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Phil & Mel In The Morning

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Pandu Agus Wismoyo/Unsplash

There’s a fountain near the entrance of the food court at SouthPark Mall into which people like to throw coins and make wishes. It’s cute when a kid runs up to the fountain with a nickel in their little hand and flings it into the water to hear that satisfying “glug.” The wish is an afterthought.

For some people, though, throwing a coin for luck is more than superstition; it’s travel insurance. A man in China ended up costing himself a lot of money because of it. Lu Chao was questioned by a Lucky Air crew after they found two one-yuan coins on the ground near the plane‚Äôs engine. The 28-year-old passenger eventually admitted that he had thrown them in the engine for good luck.

The flight had to be canceled and Lu Chao was taken into custody. A judge ruled that he is responsible for damages to the plane totaling more than $17,000. Lucky Air released a statement saying, “Not only does tossing coins not give you good luck it will endanger aviation safety and land you in detention. You could be fined and prosecuted.”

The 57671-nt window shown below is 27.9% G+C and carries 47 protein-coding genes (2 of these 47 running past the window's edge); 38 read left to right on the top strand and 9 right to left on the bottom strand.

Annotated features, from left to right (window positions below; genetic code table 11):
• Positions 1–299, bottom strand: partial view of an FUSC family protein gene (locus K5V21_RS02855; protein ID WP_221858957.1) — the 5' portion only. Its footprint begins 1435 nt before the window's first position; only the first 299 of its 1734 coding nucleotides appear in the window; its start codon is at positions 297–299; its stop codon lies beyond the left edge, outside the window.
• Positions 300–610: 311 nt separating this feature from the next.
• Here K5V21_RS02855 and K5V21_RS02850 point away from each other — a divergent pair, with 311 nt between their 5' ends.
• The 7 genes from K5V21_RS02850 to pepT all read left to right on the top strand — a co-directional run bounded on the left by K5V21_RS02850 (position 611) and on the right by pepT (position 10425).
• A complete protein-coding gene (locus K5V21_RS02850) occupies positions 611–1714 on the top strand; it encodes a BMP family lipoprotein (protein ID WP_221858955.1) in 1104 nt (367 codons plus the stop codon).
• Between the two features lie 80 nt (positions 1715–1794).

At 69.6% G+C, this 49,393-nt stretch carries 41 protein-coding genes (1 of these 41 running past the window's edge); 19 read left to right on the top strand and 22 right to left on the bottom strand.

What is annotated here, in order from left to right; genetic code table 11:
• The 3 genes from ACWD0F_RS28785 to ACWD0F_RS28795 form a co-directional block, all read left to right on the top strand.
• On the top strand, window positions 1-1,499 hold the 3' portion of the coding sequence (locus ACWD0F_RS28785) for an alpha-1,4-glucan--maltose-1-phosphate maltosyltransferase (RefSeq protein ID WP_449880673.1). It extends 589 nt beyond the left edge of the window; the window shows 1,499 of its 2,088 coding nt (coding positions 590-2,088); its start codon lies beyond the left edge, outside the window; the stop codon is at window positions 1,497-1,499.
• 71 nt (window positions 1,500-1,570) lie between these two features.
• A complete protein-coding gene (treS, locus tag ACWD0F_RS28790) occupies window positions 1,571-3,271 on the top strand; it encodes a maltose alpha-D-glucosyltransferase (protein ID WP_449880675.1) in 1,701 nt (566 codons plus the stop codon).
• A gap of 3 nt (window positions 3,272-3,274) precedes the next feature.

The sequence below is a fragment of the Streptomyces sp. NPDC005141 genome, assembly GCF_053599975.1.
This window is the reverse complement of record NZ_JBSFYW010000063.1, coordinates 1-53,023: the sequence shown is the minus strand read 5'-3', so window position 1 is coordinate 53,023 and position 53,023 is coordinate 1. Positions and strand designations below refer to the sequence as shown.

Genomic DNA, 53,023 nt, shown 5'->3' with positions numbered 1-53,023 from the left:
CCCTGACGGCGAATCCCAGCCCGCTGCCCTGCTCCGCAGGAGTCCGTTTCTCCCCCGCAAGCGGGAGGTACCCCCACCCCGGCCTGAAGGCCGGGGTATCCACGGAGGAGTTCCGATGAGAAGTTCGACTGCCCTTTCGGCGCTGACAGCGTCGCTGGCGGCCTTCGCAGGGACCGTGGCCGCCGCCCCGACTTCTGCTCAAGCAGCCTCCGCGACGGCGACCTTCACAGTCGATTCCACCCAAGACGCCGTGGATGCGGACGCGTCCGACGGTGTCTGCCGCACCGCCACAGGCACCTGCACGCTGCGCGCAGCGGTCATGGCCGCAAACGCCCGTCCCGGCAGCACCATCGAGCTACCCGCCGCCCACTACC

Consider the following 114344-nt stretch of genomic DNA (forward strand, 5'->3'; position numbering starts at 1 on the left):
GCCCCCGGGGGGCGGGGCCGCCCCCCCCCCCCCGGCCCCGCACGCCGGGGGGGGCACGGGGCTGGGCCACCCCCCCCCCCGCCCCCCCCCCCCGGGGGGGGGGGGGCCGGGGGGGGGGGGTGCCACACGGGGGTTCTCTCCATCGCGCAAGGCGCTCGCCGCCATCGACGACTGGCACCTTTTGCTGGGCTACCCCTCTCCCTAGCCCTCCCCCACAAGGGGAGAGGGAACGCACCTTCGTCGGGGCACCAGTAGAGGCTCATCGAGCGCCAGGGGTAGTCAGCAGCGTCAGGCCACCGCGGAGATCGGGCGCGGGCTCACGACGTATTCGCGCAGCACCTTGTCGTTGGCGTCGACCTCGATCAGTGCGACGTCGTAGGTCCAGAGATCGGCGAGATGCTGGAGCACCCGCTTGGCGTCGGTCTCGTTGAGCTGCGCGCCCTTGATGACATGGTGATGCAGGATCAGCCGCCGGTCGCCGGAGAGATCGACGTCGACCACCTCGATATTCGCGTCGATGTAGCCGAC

This isn’t the first time something like this has happened to Lucky Air. A woman threw a handful of coins into the engine of one of their planes in 2017. Apparently, the name of this airline isn’t enough to convince some people that flying with them will be safe.

So let’s review:

  • Coins thrown into fountain = OK
  • Coins thrown into jet engine = BAD